Pam’s commitment to evaluating the PAC coaching model  included ongoing monitoring as well as use of a formal observation tool to measure classroom quality. This continuous improvement model allowed her to make ongoing adjustments to constantly improve the model. There were many lessons learned. For example, coaches need training, ongoing support, and opportunities to talk to other coaches.  Mentees need to understand what coaching is and how to effectively use a coach; coaching conversations need to use data as a basis for change and improvements. Coaches need to shift coaching from relationship building to improving instructional practice so as to be able to make the substantive changes that impact child outcomes. What happened to the coaches that were implementing PAC? Many have continued in this role in their respective communities; others have become full time coaches,  two have transitioned to working in licensing at EEC, and many have taken on leadership roles in their communities or respective regions.


Key Insights on the Peer Assisted Coaching Model

The purpose of the Peer Assisted Coaching Model (PAC) is to support educators in developing high quality early education and out of school time programs which meet expectations of state standards as defined by QRIS, Workforce Competencies, and Early Learning Standards and positively impact child outcomes. The model uses a peer to peer coaching approach that supports educator’s growth and change.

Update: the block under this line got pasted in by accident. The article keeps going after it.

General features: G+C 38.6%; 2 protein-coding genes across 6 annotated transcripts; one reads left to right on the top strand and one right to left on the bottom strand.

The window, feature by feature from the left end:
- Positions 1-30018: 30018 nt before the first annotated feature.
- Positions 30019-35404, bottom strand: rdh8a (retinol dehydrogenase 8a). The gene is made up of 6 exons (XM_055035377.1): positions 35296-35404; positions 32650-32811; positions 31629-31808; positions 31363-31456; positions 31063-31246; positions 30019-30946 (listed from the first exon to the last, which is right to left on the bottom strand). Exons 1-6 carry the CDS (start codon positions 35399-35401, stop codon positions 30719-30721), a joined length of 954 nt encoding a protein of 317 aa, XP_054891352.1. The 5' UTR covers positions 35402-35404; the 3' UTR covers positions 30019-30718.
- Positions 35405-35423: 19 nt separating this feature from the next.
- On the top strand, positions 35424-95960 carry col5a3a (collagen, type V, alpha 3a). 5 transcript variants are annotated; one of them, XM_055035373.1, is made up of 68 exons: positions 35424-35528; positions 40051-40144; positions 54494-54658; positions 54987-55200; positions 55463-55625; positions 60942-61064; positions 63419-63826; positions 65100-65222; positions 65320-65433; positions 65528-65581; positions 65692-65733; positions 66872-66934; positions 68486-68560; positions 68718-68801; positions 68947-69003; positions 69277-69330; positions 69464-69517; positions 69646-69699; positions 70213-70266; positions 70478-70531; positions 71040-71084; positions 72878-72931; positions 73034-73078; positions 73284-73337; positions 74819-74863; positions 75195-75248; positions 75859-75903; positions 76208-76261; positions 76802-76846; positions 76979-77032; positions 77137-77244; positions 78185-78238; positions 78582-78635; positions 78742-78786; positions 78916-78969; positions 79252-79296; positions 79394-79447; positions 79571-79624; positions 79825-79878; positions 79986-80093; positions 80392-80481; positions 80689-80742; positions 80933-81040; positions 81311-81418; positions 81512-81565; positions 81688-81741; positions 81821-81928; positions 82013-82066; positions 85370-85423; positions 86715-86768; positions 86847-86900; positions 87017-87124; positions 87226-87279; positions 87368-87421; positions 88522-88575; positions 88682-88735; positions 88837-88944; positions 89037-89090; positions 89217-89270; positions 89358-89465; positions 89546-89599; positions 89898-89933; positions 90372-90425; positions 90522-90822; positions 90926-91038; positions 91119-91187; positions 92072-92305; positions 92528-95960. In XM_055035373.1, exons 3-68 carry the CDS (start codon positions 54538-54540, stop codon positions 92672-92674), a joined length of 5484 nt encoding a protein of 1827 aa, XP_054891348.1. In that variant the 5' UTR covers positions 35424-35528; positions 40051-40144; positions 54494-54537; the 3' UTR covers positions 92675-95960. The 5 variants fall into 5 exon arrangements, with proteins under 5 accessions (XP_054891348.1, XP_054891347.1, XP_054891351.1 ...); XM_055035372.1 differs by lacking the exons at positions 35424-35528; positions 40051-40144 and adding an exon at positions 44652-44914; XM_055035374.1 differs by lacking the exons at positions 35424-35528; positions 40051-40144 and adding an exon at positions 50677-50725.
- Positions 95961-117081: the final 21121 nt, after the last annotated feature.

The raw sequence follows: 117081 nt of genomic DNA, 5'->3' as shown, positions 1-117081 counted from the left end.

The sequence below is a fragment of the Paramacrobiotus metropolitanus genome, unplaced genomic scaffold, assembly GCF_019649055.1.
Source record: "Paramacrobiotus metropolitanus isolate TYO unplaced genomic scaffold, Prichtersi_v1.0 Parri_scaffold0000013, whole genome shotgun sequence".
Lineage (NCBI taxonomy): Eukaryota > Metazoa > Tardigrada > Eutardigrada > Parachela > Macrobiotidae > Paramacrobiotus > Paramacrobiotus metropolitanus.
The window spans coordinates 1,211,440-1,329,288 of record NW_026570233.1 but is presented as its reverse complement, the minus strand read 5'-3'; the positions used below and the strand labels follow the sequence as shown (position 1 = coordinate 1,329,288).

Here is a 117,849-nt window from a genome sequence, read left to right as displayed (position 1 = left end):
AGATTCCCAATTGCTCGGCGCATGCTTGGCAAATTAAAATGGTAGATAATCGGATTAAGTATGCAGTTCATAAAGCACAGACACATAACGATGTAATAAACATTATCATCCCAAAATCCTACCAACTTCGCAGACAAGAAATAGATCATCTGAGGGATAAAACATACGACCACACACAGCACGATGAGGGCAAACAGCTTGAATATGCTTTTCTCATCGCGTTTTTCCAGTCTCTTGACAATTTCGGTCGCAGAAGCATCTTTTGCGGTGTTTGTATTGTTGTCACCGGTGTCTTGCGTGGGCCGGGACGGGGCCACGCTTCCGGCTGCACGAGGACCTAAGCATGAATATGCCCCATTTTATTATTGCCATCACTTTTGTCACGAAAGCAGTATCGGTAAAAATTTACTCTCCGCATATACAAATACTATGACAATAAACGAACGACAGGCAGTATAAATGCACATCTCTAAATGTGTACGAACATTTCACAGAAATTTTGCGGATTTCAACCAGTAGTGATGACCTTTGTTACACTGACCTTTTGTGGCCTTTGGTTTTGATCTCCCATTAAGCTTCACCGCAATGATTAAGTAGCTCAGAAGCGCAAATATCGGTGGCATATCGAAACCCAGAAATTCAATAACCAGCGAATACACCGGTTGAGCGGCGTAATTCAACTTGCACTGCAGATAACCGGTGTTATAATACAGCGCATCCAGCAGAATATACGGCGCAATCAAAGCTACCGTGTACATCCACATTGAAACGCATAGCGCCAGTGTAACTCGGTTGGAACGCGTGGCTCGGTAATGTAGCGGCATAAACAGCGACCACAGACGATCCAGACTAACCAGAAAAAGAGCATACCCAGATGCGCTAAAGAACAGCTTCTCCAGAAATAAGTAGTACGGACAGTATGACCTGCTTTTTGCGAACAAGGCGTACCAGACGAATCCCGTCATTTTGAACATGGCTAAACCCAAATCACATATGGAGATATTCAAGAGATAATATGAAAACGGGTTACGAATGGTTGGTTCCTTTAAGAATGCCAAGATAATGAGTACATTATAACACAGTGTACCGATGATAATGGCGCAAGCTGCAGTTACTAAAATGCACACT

The PAC model involves collaboration among Consultant Teachers (CTs) or Consultant Administrators (CAs), Mentees and, where appropriate, Mentees’ Instructional Leaders.  Participants represent a variety of early childhood settings including center-based, FCC, preschool, Head Start, and OST programs. The Model provided 40 hours of training for CTs and CAs, a web-based coaching platform, CLASS assessments and support and monthly professional learning communities.


For more information on the PAC model, visit,


A key question going forward:  How do you help leaders set up a program for success and at the same time build staff capacity to support each other?

Reply Below to share your insights and suggestions


About the Author

Esprene Liddell-Quintyn is a Research Associate at Early Childhood Associates, Inc.